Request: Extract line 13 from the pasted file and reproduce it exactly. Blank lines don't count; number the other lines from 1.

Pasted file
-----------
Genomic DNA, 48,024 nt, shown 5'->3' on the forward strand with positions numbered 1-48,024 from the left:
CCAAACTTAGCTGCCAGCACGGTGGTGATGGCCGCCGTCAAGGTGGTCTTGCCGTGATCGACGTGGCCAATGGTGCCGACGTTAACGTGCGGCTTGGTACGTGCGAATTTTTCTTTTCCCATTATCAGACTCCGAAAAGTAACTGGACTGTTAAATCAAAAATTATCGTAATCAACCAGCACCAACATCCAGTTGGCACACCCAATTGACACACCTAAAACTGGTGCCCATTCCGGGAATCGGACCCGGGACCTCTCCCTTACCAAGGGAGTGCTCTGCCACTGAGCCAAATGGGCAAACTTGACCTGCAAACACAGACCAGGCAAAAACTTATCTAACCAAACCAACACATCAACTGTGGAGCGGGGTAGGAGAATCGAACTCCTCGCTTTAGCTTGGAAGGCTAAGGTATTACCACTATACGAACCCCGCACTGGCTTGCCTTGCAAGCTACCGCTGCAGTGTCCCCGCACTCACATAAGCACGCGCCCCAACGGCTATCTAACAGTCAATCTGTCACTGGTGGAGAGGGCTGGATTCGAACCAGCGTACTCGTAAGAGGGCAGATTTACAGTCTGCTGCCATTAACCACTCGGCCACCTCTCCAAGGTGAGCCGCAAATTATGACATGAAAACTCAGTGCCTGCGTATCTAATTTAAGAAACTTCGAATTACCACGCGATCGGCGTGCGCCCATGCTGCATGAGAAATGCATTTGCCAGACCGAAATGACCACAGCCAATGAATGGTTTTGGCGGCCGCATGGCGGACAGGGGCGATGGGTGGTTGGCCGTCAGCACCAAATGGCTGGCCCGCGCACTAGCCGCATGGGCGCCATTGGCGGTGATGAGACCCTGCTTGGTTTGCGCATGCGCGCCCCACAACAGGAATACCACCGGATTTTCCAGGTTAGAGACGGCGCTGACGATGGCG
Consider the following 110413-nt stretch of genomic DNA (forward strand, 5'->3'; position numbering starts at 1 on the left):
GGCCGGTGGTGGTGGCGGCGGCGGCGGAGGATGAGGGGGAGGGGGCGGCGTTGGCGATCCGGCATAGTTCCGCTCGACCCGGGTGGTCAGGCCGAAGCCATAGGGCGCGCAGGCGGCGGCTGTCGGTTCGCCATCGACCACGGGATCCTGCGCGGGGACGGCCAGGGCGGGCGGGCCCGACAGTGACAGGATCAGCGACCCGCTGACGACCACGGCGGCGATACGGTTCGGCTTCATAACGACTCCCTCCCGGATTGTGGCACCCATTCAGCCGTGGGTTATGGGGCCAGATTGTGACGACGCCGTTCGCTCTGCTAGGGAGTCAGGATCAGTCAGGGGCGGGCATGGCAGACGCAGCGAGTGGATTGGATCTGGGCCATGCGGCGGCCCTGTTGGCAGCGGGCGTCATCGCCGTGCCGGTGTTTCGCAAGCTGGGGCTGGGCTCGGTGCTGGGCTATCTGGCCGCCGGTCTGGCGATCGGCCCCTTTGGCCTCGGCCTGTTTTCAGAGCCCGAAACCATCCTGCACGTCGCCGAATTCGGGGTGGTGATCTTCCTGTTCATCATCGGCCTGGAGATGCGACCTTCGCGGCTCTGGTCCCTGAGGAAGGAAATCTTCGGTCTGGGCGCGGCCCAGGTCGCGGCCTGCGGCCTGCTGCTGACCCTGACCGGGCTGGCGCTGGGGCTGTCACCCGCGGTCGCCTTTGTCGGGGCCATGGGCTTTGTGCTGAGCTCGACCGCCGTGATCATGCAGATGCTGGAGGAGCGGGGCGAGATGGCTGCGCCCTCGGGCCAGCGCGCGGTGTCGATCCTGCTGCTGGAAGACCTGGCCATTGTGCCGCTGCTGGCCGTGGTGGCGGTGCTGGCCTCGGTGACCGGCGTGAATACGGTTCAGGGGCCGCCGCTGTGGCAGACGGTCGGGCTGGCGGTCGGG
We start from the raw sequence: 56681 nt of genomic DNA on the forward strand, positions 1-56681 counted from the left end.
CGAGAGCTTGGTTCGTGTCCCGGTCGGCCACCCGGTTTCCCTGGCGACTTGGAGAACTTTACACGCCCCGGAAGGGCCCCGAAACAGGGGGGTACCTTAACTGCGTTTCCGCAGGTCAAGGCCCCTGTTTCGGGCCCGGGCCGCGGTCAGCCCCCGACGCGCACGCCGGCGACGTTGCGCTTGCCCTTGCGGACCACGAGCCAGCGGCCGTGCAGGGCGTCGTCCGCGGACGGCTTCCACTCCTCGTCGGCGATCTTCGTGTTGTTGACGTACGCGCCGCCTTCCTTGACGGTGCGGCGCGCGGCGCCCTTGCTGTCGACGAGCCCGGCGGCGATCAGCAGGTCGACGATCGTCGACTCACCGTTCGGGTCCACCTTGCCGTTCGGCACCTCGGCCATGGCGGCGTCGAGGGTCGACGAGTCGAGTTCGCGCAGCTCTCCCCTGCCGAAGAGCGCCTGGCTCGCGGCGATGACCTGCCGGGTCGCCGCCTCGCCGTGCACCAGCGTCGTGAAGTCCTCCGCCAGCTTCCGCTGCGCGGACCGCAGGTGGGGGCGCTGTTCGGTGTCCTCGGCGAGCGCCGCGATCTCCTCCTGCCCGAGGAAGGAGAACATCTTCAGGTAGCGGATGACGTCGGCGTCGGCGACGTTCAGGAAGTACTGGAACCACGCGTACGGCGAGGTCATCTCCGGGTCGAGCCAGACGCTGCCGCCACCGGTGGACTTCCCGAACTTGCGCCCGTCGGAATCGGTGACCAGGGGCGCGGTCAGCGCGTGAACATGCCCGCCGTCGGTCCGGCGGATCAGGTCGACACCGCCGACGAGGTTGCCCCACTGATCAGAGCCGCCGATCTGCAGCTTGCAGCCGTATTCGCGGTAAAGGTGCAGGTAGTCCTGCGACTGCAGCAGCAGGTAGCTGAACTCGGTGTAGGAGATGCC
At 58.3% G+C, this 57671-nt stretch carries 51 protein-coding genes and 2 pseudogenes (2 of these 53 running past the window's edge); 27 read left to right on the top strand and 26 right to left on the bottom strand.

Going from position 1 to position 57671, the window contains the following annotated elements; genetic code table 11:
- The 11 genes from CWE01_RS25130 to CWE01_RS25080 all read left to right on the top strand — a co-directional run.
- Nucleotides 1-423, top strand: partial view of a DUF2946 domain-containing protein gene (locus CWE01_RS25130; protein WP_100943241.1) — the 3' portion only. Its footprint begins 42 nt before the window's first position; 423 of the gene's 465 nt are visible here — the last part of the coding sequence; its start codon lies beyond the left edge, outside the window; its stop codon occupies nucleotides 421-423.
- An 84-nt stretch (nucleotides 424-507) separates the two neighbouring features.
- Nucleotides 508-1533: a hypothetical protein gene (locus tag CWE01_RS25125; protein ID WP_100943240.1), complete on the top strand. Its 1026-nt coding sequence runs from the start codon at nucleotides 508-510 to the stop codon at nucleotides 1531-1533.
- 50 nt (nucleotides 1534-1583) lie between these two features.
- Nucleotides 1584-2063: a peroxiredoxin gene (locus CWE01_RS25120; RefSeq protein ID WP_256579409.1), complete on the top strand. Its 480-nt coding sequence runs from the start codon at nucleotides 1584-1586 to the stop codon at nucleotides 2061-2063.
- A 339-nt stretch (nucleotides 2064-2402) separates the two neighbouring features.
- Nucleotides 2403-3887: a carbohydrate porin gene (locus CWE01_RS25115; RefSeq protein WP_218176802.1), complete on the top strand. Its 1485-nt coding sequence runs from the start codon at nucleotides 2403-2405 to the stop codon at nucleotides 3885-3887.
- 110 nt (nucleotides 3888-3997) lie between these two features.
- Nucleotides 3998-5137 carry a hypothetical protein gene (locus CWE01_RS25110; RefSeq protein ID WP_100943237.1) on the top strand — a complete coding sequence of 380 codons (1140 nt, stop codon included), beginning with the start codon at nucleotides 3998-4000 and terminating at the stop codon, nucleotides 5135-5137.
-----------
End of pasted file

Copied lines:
- 50 nt (nucleotides 1534-1583) lie between these two features.